Neil Shen, the head of Sequoia Capital’s hugely successful Chinese arm, is no longer a member of Beijing’s top political advisory body, raising questions about his relationship with the Chinese government. His absence comes at a time when Sequoia Capital China is navigating a sensitive environment amid growing geopolitical tensions between Beijing and Washington.
Shen was absent from an updated list of more than 2,000 delegates for the Chinese People’s Political Consultative Conference published earlier this week. Several other high profile Chinese tech entrepreneurs previously listed as members were also absent, including Robin Li, the CEO of search giant Baidu, and Ding Lei, the CEO of online gaming company NetEase. While the group is largely symbolic, membership in CPPCC, which meets once a year alongside the country’s legislature, is closely watched as a potential signal of endorsement and support by the party.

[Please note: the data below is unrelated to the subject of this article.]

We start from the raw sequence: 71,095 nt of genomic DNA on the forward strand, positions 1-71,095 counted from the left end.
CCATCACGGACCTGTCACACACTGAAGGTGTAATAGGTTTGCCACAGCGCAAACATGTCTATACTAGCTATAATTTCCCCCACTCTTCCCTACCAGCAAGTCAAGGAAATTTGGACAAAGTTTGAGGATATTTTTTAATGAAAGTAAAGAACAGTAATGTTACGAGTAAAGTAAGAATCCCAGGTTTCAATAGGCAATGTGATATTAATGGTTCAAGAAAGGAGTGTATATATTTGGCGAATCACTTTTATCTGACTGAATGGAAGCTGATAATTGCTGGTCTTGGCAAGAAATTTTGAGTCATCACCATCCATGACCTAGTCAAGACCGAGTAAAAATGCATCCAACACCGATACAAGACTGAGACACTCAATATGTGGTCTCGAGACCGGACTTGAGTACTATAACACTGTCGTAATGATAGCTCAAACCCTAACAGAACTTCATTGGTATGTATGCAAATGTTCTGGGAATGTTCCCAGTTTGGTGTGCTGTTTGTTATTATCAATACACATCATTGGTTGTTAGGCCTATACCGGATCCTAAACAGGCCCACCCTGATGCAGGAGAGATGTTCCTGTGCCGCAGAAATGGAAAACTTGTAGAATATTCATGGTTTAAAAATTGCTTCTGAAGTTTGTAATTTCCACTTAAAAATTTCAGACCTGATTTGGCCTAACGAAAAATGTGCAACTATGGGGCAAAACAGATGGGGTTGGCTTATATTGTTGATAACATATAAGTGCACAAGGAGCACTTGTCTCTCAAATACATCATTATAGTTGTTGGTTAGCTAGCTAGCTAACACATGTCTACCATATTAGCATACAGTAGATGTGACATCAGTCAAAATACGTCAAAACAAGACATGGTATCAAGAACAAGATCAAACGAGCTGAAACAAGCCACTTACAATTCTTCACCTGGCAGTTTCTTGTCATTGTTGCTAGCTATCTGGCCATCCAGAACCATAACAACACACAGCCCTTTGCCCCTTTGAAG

“This is how power, position and authority is distributed in China,” said Fraser Howie, an independent analyst and former investment banker who has authored three books on the Chinese financial system. “You are respected if you’re on the People’s Political Consultative Conference. It opens doors for you, it shows that you are connected.”